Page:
Tenacious Sanctions

Tenacious Sanctions

Jackson-Vanik is a perfect example of how domestic politics complicate the practice of international sanctions.

Senator Henry "Scoop" Jackson and Representative Charles Vanik.How's this for old baggage: one of the topics Secretary of State Clinton is discussing with the Russians while in Vladivostok for the annual Asia-Pacific Economic Cooperation meeting is whether the United States will lift the 1974-vintage trade sanction known as the Jackson-Vanik amendment. One of the coauthors of that legislation, Representative Charles Vanik, left Congress in in 1981. The other coauthor, Senator Henry “Scoop” Jackson, died in office in 1983. The Soviet Union, which was the obvious target of the legislation even though the law was worded in general terms, died over twenty years ago, although the sanctions have continued to apply to Russia as the successor state.

The original impetus for the legislation was opposition to restrictions the Soviets were placing on Jewish emigration in the 1970s. That situation changed long ago. Mikhail Gorbachev opened the doors for what would become large-scale emigration of Russian Jews in the 1990s. If the amendment has accomplished some other purpose related to human rights, it is hard to see what that is. The mark of a sanction that has succeeded is that it gets lifted.

Keeping Jackson-Vanik in place has at least potential economic costs to the United States. Although U.S. presidents have repeatedly issued waivers permitted under the law, keeping the law on the books violates rules of the World Trade Organization. Russia's accession to the WTO gives it the right to retaliate against U.S. business.

This baggage demonstrates how it is far harder to remove a sanction—either a special-purpose injunction such as Jackson-Vanik or placement on a list such as the one for state sponsors of terrorism—than to impose it in the first place. Imposition is usually a gesture of disapproval rather than a well-conceived tactic to elicit a change in behavior. Moreover, lifting of a sanction, regardless of changes in conditions that may justify lifting, gets perceived as making nice to the regime in question, and that can be a domestic political liability. As a result, sanctions that have already demonstrated their ineffectiveness get perpetuated; any disagreeable behavior by the targeted regime, even if it has little or nothing to do with the reason the sanction was imposed, is portrayed as a reason to keep the sanction in place.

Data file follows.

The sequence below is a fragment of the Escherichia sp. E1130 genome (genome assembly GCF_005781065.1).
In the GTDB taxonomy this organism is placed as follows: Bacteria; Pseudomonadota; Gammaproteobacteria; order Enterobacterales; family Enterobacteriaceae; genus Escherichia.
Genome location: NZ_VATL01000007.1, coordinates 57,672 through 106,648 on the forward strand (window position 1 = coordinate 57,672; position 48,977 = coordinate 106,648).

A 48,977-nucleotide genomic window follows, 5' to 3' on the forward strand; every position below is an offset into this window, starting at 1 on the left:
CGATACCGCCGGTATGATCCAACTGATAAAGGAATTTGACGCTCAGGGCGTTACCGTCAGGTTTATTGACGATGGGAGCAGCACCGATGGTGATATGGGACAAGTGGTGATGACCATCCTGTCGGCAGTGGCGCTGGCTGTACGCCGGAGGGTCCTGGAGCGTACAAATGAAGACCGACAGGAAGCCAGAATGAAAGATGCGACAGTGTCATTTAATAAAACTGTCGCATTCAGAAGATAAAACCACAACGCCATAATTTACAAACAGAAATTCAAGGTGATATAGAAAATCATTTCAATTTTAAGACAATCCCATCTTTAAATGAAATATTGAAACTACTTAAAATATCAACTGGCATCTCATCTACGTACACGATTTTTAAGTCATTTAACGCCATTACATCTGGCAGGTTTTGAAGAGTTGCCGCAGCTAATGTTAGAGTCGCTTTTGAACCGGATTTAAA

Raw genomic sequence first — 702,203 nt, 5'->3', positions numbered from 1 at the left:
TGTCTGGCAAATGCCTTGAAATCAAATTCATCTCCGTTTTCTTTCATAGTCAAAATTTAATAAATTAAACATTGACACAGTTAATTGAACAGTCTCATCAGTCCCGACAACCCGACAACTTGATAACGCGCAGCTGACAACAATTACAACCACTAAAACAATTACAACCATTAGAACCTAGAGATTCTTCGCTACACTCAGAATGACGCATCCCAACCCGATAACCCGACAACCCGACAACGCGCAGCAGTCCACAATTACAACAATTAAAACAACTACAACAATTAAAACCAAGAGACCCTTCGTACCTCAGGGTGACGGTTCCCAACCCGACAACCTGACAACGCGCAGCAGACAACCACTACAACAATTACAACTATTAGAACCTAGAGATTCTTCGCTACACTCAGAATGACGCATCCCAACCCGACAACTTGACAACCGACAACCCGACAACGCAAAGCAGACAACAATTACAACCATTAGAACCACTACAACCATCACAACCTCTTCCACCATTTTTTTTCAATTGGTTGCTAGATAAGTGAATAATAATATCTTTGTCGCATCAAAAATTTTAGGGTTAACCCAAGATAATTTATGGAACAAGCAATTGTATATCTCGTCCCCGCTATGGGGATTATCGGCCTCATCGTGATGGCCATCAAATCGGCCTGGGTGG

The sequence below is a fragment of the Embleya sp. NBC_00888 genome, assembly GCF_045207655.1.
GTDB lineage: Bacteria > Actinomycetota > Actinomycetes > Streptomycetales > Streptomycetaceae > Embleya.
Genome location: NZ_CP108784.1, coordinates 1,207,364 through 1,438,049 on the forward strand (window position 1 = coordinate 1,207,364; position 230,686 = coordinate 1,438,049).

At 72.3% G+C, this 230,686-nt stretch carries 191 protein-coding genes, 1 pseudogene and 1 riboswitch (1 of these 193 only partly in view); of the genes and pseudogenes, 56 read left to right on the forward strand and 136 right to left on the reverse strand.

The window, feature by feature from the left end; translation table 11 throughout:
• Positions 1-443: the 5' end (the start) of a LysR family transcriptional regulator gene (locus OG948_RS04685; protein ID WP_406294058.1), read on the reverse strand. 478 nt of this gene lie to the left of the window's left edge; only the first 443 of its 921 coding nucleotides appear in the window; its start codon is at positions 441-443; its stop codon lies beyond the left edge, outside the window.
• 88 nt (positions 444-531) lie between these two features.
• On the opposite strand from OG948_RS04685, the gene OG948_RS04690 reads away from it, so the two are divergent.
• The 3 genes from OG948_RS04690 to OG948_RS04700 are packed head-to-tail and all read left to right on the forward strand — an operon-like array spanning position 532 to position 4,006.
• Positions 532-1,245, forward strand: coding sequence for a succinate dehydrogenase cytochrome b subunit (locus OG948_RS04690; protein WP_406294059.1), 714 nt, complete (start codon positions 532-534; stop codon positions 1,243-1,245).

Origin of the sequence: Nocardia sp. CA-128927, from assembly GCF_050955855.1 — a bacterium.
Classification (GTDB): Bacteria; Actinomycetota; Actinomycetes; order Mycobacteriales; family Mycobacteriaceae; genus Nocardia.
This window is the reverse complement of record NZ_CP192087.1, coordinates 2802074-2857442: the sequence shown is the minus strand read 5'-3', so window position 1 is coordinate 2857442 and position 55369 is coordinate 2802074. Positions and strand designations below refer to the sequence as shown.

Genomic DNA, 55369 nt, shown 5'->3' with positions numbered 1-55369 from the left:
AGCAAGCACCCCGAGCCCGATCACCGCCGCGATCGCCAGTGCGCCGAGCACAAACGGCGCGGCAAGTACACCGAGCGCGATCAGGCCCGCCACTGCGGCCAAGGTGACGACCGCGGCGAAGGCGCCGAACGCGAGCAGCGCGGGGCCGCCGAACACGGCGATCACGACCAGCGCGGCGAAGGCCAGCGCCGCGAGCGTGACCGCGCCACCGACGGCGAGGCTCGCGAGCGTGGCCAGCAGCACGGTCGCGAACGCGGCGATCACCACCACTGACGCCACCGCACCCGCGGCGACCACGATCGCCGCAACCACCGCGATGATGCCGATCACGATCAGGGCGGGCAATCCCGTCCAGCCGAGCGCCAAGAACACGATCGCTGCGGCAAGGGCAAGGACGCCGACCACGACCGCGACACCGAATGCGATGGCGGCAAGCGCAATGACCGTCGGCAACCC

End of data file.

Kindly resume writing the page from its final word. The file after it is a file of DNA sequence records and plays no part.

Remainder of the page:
Part of the domestic U.S. backdrop to any move on Jackson-Vanik is a draft bill in Congress that is critical of the human-rights situation in Russia and is named after Sergei Magnitsky, a lawyer who died after being imprisoned on allegedly trumped-up charges. President Obama opposes both the Magnitsky bill and the linking of it to trade. Mitt Romney supports the bill and says he would remove trade sanctions on Russia only if the bill were enacted. All of this is a perfect example of how domestic politics works to keep an obsolete sanction in place.

The difficulty in lifting whatever is imposed ought to be carefully considered before imposing any sanction. But of course the very political dynamics that make lifting difficult also tend to discourage taking that difficulty into account to begin with. There is no shortage of other examples besides the Jackson-Vanik amendment. Some of the oldest examples relate to Cuba. It also is a good bet that the sanctions being piled on Iran will make it difficult in the future to reset relations with Tehran, no matter what change there may be in Iranian policies and behavior. Don't expect even regime change to eliminate the problem; after all, there has been some regime change in Moscow since the 1970s.